A different mentality for a different world

As a child, I remember imagining a world where people were all the same. Everyone spoke the same language, lived in the same country and was happy as happy can be. Of course, as my childhood passed and I stepped into my teenage years, these ideas were erased from my brain and the small glimpses of remembrance were viewed as “silly” by others, as well as myself. But were they?

Now I am 20 years old and society considers me an adult, regardless of the fact that I may not feel ready to call myself an adult yet. Society has expectations of me. Finish college, get a job, pay taxes, be a good citizen, respect the law and everything will be fine. These expectations never sat right with me, as they can easily be perceived as life goals. I thought that my life goals should not be limited to something small. So I decided I wanted to change the world. The word “change” is generally defined as the act of making something or someone different, in various degrees of impact. Everyone can agree that “changing the world” implies a rather big impact.

Society made me cynical and does not allow me to dream the way I did a few years ago. It throws hard facts and economic statistics in my path and tries to keep me on a certain road. Not because society is bad, but because for a long time things have been this way and perhaps society does not even know how to be any different. But societies are made out of people and people can change. I do not know the first thing about changing the world, but I do know I can change myself. So I went back to my little dream and made myself some promises. I let the child that was influence the adult that is about to be.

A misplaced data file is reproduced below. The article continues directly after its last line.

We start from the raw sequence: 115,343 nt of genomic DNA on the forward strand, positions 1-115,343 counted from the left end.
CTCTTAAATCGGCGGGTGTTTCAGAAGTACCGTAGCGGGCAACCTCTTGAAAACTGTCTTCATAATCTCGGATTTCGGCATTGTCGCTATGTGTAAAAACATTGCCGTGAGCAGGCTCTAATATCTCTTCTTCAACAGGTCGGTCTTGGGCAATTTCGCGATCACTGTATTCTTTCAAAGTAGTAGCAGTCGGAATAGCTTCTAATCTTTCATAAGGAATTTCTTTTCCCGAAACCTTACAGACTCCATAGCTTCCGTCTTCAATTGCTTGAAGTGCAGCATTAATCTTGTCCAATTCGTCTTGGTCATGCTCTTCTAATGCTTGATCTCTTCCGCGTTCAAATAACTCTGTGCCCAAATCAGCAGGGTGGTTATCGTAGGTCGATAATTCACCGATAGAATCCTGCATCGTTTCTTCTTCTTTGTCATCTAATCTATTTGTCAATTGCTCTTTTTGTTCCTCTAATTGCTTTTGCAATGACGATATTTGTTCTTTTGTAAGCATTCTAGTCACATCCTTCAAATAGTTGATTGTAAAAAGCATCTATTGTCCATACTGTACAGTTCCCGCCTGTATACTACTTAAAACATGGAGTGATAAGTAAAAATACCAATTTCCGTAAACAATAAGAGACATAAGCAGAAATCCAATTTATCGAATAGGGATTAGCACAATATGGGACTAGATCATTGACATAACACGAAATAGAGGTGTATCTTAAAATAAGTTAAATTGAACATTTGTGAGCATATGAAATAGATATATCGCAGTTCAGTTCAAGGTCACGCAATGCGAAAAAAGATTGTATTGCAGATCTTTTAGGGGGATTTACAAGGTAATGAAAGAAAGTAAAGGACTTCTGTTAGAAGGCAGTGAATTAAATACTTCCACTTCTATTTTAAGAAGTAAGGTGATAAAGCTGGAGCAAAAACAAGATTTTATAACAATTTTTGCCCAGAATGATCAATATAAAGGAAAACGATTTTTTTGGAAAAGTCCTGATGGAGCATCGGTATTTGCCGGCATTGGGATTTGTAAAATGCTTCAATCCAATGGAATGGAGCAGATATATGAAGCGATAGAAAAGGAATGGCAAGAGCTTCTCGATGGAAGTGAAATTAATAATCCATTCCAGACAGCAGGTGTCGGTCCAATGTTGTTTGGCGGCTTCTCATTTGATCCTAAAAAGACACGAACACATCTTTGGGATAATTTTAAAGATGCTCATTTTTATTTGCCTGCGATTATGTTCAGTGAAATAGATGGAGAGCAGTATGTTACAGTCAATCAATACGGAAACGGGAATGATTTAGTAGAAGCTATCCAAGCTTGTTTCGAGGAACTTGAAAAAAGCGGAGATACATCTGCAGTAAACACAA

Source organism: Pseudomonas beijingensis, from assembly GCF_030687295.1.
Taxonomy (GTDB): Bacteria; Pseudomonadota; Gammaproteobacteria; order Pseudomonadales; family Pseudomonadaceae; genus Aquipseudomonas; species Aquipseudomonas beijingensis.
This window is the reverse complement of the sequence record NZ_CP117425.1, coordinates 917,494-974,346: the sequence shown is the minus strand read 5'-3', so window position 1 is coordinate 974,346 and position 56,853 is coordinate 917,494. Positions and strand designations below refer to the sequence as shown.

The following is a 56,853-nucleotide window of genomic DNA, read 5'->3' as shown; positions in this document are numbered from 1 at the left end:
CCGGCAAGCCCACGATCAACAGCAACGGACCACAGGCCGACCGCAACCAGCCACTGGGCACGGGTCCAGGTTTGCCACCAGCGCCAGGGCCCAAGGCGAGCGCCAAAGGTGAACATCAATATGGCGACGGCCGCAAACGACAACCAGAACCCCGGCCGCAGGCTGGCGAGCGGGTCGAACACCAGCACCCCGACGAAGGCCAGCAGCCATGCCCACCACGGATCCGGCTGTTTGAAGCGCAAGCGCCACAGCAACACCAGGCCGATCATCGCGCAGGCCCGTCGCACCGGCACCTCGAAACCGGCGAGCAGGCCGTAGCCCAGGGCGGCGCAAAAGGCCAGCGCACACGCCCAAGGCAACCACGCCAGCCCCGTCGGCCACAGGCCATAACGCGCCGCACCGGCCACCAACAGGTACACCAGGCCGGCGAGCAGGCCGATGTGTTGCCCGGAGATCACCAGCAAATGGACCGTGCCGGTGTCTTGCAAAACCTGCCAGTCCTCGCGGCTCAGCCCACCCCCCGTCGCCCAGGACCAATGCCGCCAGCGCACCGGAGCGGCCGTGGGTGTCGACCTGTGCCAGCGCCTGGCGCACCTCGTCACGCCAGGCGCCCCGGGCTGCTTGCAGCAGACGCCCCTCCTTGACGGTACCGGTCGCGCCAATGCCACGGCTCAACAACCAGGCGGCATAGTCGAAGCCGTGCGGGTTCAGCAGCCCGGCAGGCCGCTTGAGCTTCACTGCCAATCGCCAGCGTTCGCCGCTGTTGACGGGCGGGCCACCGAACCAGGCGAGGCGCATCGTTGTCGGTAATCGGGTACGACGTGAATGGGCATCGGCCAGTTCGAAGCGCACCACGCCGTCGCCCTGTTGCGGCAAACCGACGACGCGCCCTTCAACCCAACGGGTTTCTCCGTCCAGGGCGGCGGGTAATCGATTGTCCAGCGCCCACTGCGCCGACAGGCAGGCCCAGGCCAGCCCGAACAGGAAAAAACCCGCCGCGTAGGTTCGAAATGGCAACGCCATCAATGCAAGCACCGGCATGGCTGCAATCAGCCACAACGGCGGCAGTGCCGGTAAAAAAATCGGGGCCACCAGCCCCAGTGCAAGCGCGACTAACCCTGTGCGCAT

That child envisioned a change in the physical sense. Shifting borders, unifying cultures, merging markets and so on. Now, I know better. I know the importance of being part of a culture, belonging to a nation or a certain demographic. It brings out a sense of pride and feeling of comfort. However, the change that I would propose is more targeted at mentality than anything else.

There will always be countries, religions, races, cultures and other factors that make people different. But issues such as gender, race, nationality, language, sexual orientation, physical borders and mentalities should be of a less importance in the sense that although they would still exist, people would not give them as much importance as they do now. The world would fully embrace its humanity and would not feel the need to divide people and place them into some groups.

People are not boxes to be placed in categories. People are not books waiting to be numbered and placed on shelves. People are just people, and that should be the only relevant criteria to be taken into consideration. I am not defined by the place I come from, the people I love, the language I speak, the god I believe in or the gender I was born into, so why should I be judged by them? My humanity defines me and that is what others should appreciate.

In consequence, I am not only a citizen of Romania, but a member of humanity. I have a duty to be informed about issues taking place all over the world. My country is not my only responsibility, but every country is my responsibility. Every single human right that is not respected affects me, even if it happened thousands of kilometers away from me, because it affects my humanity. Crime, injustice, poverty, starvation are global problems with global solutions.

But change takes time. It takes effort and courage. But most importantly, it takes will power. What is my role as a citizen of Earth, you ask? My role is being the kind of citizen that the world needs even if, for now, it may not want.

 

By Catalina Matasaru

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